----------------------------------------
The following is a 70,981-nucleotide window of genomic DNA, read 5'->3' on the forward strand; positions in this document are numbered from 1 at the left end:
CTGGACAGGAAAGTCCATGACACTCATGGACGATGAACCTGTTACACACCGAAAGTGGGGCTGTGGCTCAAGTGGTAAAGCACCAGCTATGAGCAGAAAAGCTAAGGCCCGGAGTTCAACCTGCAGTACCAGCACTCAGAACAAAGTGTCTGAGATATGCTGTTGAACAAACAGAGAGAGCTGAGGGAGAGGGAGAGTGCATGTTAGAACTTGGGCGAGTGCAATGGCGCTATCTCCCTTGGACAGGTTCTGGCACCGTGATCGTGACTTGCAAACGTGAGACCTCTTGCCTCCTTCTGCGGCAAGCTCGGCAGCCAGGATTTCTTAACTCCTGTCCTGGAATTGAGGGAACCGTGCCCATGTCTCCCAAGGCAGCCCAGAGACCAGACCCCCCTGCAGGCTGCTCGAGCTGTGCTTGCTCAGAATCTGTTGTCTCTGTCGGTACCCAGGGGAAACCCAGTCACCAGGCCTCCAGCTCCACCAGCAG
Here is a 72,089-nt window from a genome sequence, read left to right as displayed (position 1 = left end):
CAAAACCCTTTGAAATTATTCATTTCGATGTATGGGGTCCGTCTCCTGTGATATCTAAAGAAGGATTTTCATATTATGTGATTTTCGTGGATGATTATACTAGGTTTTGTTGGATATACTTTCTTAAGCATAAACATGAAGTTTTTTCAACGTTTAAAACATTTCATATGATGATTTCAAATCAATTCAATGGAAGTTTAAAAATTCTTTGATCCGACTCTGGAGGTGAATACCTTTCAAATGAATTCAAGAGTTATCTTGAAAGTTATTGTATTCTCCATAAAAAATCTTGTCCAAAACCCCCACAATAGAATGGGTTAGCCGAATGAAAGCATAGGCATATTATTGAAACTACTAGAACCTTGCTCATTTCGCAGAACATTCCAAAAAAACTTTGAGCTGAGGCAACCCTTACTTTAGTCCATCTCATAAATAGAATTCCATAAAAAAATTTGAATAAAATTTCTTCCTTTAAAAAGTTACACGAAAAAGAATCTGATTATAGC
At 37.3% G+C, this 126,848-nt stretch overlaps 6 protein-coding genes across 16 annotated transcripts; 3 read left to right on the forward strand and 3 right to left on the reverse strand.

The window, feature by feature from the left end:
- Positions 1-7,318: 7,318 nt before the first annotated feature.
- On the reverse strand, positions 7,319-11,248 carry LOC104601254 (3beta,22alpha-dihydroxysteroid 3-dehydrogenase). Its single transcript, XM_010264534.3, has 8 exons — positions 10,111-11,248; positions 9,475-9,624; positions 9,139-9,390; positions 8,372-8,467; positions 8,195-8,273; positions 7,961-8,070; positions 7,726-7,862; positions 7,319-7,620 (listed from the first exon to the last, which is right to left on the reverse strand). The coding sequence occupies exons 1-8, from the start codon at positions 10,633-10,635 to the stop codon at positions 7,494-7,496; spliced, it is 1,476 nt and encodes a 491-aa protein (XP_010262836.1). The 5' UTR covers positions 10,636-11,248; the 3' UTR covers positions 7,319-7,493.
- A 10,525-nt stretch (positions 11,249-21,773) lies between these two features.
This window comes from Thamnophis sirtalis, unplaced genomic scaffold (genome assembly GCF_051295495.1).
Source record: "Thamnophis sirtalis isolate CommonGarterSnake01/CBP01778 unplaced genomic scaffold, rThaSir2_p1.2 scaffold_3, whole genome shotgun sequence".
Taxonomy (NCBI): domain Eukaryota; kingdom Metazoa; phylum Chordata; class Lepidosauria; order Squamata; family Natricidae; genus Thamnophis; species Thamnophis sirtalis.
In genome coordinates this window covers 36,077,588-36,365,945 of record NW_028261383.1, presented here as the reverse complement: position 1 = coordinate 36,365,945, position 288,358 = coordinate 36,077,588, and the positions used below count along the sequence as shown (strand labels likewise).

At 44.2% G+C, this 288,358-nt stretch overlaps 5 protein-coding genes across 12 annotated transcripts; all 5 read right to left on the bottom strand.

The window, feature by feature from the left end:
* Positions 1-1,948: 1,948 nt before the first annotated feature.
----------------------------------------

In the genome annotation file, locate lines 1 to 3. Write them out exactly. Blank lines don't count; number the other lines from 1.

The following is a 70,981-nucleotide window of genomic DNA, read 5'->3' on the forward strand; positions in this document are numbered from 1 at the left end:
CTGGACAGGAAAGTCCATGACACTCATGGACGATGAACCTGTTACACACCGAAAGTGGGGCTGTGGCTCAAGTGGTAAAGCACCAGCTATGAGCAGAAAAGCTAAGGCCCGGAGTTCAACCTGCAGTACCAGCACTCAGAACAAAGTGTCTGAGATATGCTGTTGAACAAACAGAGAGAGCTGAGGGAGAGGGAGAGTGCATGTTAGAACTTGGGCGAGTGCAATGGCGCTATCTCCCTTGGACAGGTTCTGGCACCGTGATCGTGACTTGCAAACGTGAGACCTCTTGCCTCCTTCTGCGGCAAGCTCGGCAGCCAGGATTTCTTAACTCCTGTCCTGGAATTGAGGGAACCGTGCCCATGTCTCCCAAGGCAGCCCAGAGACCAGACCCCCCTGCAGGCTGCTCGAGCTGTGCTTGCTCAGAATCTGTTGTCTCTGTCGGTACCCAGGGGAAACCCAGTCACCAGGCCTCCAGCTCCACCAGCAG
Here is a 72,089-nt window from a genome sequence, read left to right as displayed (position 1 = left end):